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    Hi Bob,

    The ICDs can be a challenge to understand. Sites today, like Susie Chapmans, makes this much easier. It was not so, when I studied them.

    The ICDs are found in 3 volumes and they have their own unique rules, including those to aid in their interpretation and understanding. Essentially, the ICDs are volumes that classify diseases using a taxonomical approach.

    Some principles I found useful in interpreting and understanding the ICDs were these:

    1. Disease that are given a classification appear in the tabular body.

    2. The tabular body is the primary coding tool

    3. Space in the tabular body is regarded as premium and used very judiciously.
    The Index is occasionally used to compensate here

    4. Classification is about categorisation through distinction, with a view to ensure that they are mutually exclusive. For example, the same illness is not permitted to be classified under more than one rubric in the tabular body

    5. A term in the index represent any one of the following possibilities:

    - A diagnostic term currently in vogue or
    - A term used by physicians but that does not fit into the ICD scheme.
    - A synonym
    - An imprecise and undesirable term or a rubric for ill defined conditions

    See: Introduction to ICD 10 Vol 3 2nd Ed.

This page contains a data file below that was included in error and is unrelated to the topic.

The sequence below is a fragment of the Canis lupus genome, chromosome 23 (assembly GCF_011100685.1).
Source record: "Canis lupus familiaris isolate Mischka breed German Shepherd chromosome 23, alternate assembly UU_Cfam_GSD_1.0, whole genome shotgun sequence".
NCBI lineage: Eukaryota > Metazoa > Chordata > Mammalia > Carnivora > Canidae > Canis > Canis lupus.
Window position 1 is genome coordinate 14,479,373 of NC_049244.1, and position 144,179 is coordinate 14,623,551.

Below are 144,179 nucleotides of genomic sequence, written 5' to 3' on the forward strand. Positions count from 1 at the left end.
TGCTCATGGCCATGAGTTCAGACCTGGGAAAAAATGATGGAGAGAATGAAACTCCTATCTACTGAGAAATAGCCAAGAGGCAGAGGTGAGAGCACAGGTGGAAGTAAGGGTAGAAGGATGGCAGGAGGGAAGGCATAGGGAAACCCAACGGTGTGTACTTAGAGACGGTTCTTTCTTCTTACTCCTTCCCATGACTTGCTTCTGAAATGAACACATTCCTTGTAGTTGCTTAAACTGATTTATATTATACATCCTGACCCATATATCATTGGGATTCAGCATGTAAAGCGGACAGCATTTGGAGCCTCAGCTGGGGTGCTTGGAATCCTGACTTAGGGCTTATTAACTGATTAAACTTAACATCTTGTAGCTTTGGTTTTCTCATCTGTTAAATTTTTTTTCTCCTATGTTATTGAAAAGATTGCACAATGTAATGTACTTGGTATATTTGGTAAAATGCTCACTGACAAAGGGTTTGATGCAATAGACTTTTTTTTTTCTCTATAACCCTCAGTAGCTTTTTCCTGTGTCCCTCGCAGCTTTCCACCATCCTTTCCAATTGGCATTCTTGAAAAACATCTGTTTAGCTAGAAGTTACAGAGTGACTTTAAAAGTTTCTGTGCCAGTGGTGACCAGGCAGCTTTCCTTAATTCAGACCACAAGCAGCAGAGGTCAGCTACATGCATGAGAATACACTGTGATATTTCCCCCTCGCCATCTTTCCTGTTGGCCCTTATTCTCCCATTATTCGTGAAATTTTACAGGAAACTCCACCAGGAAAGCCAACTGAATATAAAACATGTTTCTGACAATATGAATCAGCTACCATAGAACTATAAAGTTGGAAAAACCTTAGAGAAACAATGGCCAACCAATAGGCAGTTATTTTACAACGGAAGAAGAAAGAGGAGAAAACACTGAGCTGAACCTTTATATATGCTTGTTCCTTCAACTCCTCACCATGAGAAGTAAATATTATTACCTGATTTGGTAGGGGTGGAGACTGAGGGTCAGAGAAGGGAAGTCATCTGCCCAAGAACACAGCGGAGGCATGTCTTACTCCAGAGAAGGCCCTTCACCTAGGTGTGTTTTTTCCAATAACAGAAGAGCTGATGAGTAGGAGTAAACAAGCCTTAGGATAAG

From my reading and understanding of matters specific to the index, the index does not operate in the same way as we would genrally understand an index to.

    Meaning, CFS in the ICD index does not necessaryily mean that it is a direct reference to and to be taken as meaning that it is the same as, ME or PVFS. In fact, for terms inserted in the index that are there because they are regarded as an'' imprecise ''or ''undesirable term'' for example, the WHO goes on to say that their insertion in the index ''should not be taken as approval of its use''. The over all impression you are left with, is that the WHO places popular, undersirable or incorrect terms in the index to generally assist users of the ICDs to find ''associated'' reference material. However, ''associated'' does not mean the ''same'' as. Therefore, given the appearance of CFS in 1988 and because some might have referred to CFS as ME in the period between 1988-1990 ( the ICD 10 being settled in 1990) the WHO might have taken the view that this was not correct, (ie it was an incorrect term for ME or PVFS) but put CFS in the index in order to assist those who associated CFS with ME. Remeber, it was during this two year period when the terms were beginning to be erroneously used in an interchangable manner in some of the literature).